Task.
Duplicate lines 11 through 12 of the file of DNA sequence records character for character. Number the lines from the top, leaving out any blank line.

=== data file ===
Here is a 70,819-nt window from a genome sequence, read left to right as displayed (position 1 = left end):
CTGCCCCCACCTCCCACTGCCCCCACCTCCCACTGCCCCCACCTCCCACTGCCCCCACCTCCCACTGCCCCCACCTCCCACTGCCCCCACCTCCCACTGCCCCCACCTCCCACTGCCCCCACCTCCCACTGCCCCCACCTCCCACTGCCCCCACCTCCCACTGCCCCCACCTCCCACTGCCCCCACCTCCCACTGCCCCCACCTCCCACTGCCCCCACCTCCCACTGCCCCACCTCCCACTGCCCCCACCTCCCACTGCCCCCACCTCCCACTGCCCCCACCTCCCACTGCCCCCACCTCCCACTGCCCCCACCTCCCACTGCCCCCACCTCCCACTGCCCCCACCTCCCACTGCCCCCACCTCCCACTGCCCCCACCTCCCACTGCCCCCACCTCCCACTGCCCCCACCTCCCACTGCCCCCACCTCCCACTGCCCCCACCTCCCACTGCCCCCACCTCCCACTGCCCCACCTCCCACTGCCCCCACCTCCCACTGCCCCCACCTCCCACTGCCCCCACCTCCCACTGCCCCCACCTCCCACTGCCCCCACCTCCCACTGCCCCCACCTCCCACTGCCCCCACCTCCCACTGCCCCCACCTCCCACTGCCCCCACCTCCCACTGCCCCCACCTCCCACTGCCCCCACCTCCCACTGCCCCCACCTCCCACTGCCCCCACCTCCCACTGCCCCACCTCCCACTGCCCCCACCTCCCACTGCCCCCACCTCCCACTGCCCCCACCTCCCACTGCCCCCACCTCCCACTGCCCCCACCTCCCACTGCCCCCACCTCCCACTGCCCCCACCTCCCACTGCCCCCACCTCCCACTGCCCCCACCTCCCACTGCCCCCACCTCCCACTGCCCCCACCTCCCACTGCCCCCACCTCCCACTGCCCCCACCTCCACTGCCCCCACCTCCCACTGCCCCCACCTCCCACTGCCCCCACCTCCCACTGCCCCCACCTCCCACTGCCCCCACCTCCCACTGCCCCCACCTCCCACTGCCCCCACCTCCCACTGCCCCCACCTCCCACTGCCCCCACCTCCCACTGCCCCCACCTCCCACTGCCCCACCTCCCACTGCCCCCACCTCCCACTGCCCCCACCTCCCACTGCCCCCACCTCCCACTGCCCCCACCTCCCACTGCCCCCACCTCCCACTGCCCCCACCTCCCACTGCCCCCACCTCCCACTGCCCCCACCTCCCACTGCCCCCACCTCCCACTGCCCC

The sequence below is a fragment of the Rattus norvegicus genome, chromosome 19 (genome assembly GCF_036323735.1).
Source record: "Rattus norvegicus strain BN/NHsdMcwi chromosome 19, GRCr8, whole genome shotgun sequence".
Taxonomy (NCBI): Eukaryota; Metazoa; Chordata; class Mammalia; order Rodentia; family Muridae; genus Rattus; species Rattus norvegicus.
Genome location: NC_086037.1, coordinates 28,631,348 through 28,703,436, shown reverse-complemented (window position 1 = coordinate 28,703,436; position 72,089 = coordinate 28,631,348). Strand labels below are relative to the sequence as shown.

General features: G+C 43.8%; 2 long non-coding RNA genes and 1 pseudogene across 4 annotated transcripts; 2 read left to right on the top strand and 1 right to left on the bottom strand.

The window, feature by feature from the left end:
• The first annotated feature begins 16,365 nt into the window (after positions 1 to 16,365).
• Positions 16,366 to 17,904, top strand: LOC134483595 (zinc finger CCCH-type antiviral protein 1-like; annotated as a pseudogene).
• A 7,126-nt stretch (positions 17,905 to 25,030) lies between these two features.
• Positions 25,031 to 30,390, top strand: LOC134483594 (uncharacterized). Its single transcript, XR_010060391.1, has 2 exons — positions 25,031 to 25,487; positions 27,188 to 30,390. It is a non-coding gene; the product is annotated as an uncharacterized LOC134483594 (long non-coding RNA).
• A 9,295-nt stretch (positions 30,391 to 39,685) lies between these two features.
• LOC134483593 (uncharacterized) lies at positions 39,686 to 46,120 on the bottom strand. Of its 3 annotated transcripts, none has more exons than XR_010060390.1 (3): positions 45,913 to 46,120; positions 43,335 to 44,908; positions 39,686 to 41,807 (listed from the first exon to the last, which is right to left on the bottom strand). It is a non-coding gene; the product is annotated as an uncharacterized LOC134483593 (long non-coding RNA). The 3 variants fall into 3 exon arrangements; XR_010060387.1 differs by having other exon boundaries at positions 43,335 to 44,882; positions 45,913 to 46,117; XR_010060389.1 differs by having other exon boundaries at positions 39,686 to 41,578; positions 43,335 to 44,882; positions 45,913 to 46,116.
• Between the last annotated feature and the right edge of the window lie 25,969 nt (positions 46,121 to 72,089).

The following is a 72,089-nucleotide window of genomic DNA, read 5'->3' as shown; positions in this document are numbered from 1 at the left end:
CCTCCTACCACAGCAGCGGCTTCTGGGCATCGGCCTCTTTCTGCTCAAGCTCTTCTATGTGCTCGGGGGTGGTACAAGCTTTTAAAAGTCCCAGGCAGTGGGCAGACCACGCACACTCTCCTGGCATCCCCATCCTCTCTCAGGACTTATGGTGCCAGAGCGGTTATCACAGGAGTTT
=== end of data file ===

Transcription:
• A 7,126-nt stretch (positions 17,905 to 25,030) lies between these two features.
• Positions 25,031 to 30,390, top strand: LOC134483594 (uncharacterized). Its single transcript, XR_010060391.1, has 2 exons — positions 25,031 to 25,487; positions 27,188 to 30,390. It is a non-coding gene; the product is annotated as an uncharacterized LOC134483594 (long non-coding RNA).